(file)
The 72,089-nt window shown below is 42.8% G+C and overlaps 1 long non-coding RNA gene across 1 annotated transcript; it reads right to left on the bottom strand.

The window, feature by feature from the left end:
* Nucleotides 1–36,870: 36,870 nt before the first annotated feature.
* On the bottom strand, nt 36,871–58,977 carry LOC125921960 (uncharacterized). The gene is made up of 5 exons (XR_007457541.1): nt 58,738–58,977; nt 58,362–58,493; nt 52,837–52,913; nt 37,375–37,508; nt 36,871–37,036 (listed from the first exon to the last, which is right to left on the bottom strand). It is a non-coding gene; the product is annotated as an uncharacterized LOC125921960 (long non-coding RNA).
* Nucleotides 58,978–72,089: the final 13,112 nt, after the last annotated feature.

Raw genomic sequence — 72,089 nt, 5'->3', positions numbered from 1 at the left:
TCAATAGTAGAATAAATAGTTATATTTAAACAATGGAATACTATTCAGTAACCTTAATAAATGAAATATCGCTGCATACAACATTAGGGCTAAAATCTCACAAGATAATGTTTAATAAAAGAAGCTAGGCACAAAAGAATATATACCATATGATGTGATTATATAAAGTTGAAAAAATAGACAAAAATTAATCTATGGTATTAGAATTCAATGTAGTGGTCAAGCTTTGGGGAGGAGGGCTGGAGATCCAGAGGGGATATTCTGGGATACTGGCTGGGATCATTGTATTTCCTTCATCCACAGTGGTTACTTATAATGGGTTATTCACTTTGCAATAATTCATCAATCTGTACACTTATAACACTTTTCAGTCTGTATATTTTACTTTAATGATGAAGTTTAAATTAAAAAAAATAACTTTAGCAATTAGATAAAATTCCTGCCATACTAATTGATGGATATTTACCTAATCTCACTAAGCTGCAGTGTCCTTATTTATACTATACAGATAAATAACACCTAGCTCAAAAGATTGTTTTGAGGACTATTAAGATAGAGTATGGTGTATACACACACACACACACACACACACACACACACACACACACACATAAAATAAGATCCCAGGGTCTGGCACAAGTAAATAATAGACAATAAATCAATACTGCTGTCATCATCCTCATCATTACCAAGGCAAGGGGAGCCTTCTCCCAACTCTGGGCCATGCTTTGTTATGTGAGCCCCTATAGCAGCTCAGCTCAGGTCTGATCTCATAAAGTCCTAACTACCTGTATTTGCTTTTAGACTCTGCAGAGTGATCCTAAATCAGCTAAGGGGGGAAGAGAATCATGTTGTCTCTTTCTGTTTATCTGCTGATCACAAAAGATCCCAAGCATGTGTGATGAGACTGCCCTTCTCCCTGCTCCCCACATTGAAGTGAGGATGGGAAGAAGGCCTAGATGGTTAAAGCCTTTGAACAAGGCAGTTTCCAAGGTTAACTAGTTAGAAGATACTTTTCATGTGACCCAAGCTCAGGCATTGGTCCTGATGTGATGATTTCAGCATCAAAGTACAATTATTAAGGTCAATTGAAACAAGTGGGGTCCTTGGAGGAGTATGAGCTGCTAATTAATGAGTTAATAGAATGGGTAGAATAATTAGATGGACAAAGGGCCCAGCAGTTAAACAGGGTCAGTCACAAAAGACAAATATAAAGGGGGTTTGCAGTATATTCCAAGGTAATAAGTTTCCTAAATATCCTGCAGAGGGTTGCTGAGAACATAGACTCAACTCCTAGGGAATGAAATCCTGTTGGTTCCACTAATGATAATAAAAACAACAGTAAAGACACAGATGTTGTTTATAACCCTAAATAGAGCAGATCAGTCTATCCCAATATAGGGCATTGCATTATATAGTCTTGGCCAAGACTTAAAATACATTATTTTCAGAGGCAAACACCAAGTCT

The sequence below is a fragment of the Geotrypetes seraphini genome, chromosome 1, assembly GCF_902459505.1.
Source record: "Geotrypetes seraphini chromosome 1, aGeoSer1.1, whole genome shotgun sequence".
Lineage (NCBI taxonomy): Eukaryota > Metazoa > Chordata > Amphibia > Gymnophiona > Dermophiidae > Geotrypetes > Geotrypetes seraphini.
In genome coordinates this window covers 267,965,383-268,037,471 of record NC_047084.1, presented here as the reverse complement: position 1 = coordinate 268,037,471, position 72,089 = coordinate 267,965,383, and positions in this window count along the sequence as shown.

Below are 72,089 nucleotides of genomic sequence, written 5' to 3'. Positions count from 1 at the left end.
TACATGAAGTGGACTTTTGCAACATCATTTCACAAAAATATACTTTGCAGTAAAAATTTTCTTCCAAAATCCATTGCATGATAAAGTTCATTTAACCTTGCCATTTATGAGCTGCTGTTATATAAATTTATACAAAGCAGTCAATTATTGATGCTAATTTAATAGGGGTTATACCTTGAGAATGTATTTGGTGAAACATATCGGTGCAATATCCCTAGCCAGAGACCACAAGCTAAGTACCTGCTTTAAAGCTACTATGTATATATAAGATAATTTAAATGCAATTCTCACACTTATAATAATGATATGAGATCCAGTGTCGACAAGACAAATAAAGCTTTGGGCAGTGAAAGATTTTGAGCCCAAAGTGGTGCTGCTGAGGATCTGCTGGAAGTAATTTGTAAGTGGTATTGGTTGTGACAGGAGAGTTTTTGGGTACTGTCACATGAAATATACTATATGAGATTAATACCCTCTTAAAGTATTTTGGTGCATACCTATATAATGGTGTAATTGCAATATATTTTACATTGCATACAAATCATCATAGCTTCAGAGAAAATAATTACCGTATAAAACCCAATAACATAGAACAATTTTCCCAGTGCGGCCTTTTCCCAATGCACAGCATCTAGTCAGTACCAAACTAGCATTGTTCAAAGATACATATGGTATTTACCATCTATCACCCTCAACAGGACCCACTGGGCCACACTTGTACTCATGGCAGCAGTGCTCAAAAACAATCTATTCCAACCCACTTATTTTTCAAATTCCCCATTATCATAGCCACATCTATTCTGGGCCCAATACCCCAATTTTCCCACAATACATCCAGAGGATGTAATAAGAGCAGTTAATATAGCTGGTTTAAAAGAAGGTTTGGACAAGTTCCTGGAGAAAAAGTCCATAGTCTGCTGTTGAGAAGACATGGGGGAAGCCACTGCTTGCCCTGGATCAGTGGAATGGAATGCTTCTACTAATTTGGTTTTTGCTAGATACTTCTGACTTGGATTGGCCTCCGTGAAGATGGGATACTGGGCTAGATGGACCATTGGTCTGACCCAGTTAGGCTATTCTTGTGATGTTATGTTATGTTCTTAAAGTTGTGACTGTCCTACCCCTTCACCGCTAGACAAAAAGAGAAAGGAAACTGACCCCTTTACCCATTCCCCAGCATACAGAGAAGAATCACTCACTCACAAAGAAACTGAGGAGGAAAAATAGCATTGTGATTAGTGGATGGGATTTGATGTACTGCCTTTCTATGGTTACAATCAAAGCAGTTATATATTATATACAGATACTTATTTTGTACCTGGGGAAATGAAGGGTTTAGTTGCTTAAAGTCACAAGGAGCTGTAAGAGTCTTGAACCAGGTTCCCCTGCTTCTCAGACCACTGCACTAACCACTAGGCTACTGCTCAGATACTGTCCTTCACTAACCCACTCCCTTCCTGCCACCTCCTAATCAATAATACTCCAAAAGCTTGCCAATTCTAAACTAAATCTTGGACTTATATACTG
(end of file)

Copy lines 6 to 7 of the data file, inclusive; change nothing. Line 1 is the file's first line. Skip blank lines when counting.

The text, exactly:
Raw genomic sequence — 72,089 nt, 5'->3', positions numbered from 1 at the left:
TCAATAGTAGAATAAATAGTTATATTTAAACAATGGAATACTATTCAGTAACCTTAATAAATGAAATATCGCTGCATACAACATTAGGGCTAAAATCTCACAAGATAATGTTTAATAAAAGAAGCTAGGCACAAAAGAATATATACCATATGATGTGATTATATAAAGTTGAAAAAATAGACAAAAATTAATCTATGGTATTAGAATTCAATGTAGTGGTCAAGCTTTGGGGAGGAGGGCTGGAGATCCAGAGGGGATATTCTGGGATACTGGCTGGGATCATTGTATTTCCTTCATCCACAGTGGTTACTTATAATGGGTTATTCACTTTGCAATAATTCATCAATCTGTACACTTATAACACTTTTCAGTCTGTATATTTTACTTTAATGATGAAGTTTAAATTAAAAAAAATAACTTTAGCAATTAGATAAAATTCCTGCCATACTAATTGATGGATATTTACCTAATCTCACTAAGCTGCAGTGTCCTTATTTATACTATACAGATAAATAACACCTAGCTCAAAAGATTGTTTTGAGGACTATTAAGATAGAGTATGGTGTATACACACACACACACACACACACACACACACACACACACACACATAAAATAAGATCCCAGGGTCTGGCACAAGTAAATAATAGACAATAAATCAATACTGCTGTCATCATCCTCATCATTACCAAGGCAAGGGGAGCCTTCTCCCAACTCTGGGCCATGCTTTGTTATGTGAGCCCCTATAGCAGCTCAGCTCAGGTCTGATCTCATAAAGTCCTAACTACCTGTATTTGCTTTTAGACTCTGCAGAGTGATCCTAAATCAGCTAAGGGGGGAAGAGAATCATGTTGTCTCTTTCTGTTTATCTGCTGATCACAAAAGATCCCAAGCATGTGTGATGAGACTGCCCTTCTCCCTGCTCCCCACATTGAAGTGAGGATGGGAAGAAGGCCTAGATGGTTAAAGCCTTTGAACAAGGCAGTTTCCAAGGTTAACTAGTTAGAAGATACTTTTCATGTGACCCAAGCTCAGGCATTGGTCCTGATGTGATGATTTCAGCATCAAAGTACAATTATTAAGGTCAATTGAAACAAGTGGGGTCCTTGGAGGAGTATGAGCTGCTAATTAATGAGTTAATAGAATGGGTAGAATAATTAGATGGACAAAGGGCCCAGCAGTTAAACAGGGTCAGTCACAAAAGACAAATATAAAGGGGGTTTGCAGTATATTCCAAGGTAATAAGTTTCCTAAATATCCTGCAGAGGGTTGCTGAGAACATAGACTCAACTCCTAGGGAATGAAATCCTGTTGGTTCCACTAATGATAATAAAAACAACAGTAAAGACACAGATGTTGTTTATAACCCTAAATAGAGCAGATCAGTCTATCCCAATATAGGGCATTGCATTATATAGTCTTGGCCAAGACTTAAAATACATTATTTTCAGAGGCAAACACCAAGTCT